11) DON’T HIDE BEHIND THE CAMERA
Genuine expressions are a result of human connection. If your child is staring at a giant black box, you might not have much luck! Try setting up your shot first, then peek your head out from behind the camera as you click away.
12) BE SNEAKY
There are times when you don’t need to let the child know you’re taking photos. Observe and pick a moment when they are completely engaged in an activity and start snapping away. Candid portraits often produces the most beautiful images (with both children and adults), because the subject is relaxed and not trying to pose or look a certain way.
13) VARY YOUR SHOTS
If you’ve taken a lot of full-body shots, move in a little closer and focus on their hands, feet, and sweet faces. Even photos where your subject isn’t facing the camera can show a lot of personality and body language. Move around with them and get a great variety of photos.
14) GET IN CLOSE
Move in and capture the details of their expression and those cute little faces. This way you don’t have to worry about a cluttered background taking away from that sweet face!
If you have more than one child, get them CLOSE and CONNECTED! Get them to play games with each other or pile up. Kids love this and keeps them engaged and happy!
15) FLEXIBILITY AND A SENSE OF HUMOR = EVERYTHING
You know what I mean if you’ve ever tried to set up a Pinterest worthy photo and then failed miserably. Kids do things on their own terms, and it’s better to follow them into a great photo opportunity rather than force them to do something they don’t want to do. Let go of perfection and embrace the unique quirks that make your child amazing. Yes, even those pouty toddler faces!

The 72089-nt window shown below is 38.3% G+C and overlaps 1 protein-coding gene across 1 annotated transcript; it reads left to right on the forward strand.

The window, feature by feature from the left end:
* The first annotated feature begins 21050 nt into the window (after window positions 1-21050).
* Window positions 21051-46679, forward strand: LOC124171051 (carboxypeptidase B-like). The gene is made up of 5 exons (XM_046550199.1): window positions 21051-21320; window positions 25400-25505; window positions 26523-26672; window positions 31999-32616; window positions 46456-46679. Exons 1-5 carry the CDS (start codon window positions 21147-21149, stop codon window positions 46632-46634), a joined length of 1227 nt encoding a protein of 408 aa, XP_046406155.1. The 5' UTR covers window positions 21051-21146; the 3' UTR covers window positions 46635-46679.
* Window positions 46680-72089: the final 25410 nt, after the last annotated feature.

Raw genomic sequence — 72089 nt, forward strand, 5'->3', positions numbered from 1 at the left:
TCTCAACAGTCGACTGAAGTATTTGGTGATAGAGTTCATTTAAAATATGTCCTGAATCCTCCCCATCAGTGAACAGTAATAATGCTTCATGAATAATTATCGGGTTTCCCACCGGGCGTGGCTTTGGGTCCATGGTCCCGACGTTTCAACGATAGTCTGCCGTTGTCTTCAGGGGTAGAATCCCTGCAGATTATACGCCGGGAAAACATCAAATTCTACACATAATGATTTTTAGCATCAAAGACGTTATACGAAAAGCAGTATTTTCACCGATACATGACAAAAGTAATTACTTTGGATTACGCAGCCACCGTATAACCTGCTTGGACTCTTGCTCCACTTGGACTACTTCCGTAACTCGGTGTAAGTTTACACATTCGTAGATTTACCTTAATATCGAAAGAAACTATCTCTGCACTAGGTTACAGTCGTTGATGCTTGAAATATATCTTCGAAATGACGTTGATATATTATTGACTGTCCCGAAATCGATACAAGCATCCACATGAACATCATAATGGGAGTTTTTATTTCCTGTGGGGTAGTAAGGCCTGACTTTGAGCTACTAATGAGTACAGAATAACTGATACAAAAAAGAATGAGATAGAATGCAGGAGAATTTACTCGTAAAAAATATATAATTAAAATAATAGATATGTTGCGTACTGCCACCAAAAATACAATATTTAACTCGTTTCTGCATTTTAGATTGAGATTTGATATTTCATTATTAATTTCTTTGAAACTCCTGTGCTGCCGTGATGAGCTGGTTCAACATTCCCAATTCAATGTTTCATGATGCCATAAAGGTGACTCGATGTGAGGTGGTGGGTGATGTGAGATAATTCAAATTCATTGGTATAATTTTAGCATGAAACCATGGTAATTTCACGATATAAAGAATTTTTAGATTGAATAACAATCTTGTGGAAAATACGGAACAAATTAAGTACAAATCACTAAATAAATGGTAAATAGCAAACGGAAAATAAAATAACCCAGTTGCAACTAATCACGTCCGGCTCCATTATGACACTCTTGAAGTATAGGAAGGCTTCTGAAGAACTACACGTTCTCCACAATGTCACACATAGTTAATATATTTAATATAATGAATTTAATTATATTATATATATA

* Get the kids involved in the wardrobe and location selection! Make it a fun family project so they are excited to participate instead of doing it because mom said it’s time for pictures.
* PLAN YOUR WARDROBE! The colors you select will make all the difference, including the setting you choose. Choose simple clothing with limited to no patterns. Muted colors work best and draws the attention to the face.
* If your children are very little, find something for them to get in or on! Try a basket, wagon, or little chair. Please be safe about it! Also consider giving them something to hold that you don’t mind having in the picture. A cute toy or stuffed animal works and will keep them distracted long enough for you to get a picture.
* Last, but certainly not least, don’t forget to SAVE AND BACKUP YOUR IMAGES! Your computer and memory cards won’t last forever, so make sure and save your images by either using a type of cloud storage or on an external hard drive!
I hope these tips help you capture images that you love!!! Please send me what you come up with — I’d love to see (firstname.lastname@example.org)!